Fox Cancels Mexico City Independence Day Celebration (Update1)
By Patrick Harrington
Sept. 14 (Bloomberg) -- Mexican President Vicente Fox canceled plans to kick off Independence Day celebrations in Mexico City tomorrow to avoid potentially violent clashes with election protesters.
Fox will instead hold an Independence Day ceremony tomorrow in Guanajuato state, where Mexico's movement to separate from Spain began, Interior Minister Carlos Abascal said at a press conference in the capital. Fox's decision follows an agreement passed by Mexico's Senate today asking him to relocate the celebration.
The cancellation marks the second time this month protesters loyal to Andres Manuel Lopez Obrador have forced Fox to abandon an official celebration. The disruptions orchestrated so far by Lopez Obrador, who finished second in Mexico's July 2 presidential election, raise concern that President-elect Felipe Calderon may be hamstrung in his efforts to govern after he takes office Dec. 1.
``Lopez Obrador is still the leader of an ill-defined opposition movement that will continue for the near future,'' said Juan Lindau, chairman of the political science department at Colorado College in Colorado Springs. ``I don't see the protests going away in the next six months to a year.''
Supporters loyal to Lopez Obrador blocked Fox from giving his final State of the Nation address before Congress on Sept. 1.
Leaders of three Mexican political parties today formed a coalition to oppose Calderon in Congress, a move that will make it tougher for him to push through legislation allowing private investment in the oil industry.
Countering `Right Wing'
Lopez Obrador's Party of the Democratic Revolution united with the Workers' Party and the Convergence Party to counter what they call a ``right-wing movement'' led by Calderon. The three-party front holds 157 seats in the 500-seat lower house and 34 seats in the 128-member Senate.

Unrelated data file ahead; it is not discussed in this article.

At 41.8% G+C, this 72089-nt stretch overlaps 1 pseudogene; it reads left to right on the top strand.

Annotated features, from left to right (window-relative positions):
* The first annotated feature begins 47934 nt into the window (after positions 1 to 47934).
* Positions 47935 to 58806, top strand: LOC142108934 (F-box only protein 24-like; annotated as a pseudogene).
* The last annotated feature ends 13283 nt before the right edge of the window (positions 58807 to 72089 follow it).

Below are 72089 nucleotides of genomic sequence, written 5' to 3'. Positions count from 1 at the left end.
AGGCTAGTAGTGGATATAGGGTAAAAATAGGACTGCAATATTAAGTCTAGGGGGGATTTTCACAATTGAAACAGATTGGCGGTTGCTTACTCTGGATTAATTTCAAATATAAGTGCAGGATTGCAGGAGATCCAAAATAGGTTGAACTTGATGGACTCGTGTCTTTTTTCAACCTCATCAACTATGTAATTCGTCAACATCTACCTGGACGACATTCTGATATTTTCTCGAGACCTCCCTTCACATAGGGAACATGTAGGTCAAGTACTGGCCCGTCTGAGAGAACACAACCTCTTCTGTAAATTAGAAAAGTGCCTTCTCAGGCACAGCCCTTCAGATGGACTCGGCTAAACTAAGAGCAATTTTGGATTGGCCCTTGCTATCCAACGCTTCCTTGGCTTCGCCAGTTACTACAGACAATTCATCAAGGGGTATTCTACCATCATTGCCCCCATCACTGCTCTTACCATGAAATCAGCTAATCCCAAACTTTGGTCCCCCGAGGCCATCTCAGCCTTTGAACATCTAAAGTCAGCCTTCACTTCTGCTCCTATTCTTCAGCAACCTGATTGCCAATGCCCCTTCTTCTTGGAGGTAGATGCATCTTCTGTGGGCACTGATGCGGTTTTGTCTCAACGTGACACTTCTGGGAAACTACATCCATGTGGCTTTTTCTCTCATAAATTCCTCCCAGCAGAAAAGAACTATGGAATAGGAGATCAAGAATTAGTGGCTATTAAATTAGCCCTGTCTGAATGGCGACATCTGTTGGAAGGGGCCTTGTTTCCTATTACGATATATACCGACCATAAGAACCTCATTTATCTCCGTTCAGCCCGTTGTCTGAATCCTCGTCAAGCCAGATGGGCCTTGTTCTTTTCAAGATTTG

``We're never going to negotiate with Calderon because he's an illegitimate president,'' said Jesus Ortega, Lopez Obrador's campaign manager and a former senator. ``We're going to be in the streets as well as in Congress.''
Such a coalition may thwart Calderon's promise to amend Mexico's constitution to allow private investment in the oil industry -- a key to bolstering growth in Latin America's second- biggest economy -- and to change legislation to allow oral testimony from crime victims. Amendments require a two-thirds majority in Congress in Mexico.
Calderon, 44, has vowed to shift his agenda to placate supporters of Lopez Obrador. The new government plans to add 60 billion pesos ($5.5 billion) of spending in the first year to broaden access to health care, housing subsidies and other government benefits for Mexico's poor, Ernesto Cordero, the public policy chief in Calderon's transition team, said in an interview.
Mexico's electoral court last week confirmed Calderon as the winner of the July 2 presidential election, the closest in the country's history. He is scheduled to take office in December.
The opposition coalition will probably remain united against Calderon for at least a year before weakening as mid-term elections approach in 2009, said Jorge Chabat, a political scientist with the Center for Economic Research and Teaching in Mexico City. Voters will replace all 500 lower-house deputies during the mid-term contest because they cannot seek re-election under Mexican law.
``Opposition to Calderon is strong now because the presidential election just took place,'' Chabat said in a telephone interview. ``In one or two years these parties are going to have to start thinking about the consequences of their actions and how they affect voter intentions.''
To contact the reporter on this story: Patrick Harrington in Mexico City at firstname.lastname@example.org
Last Updated: September 14, 2006 17:33 EDT
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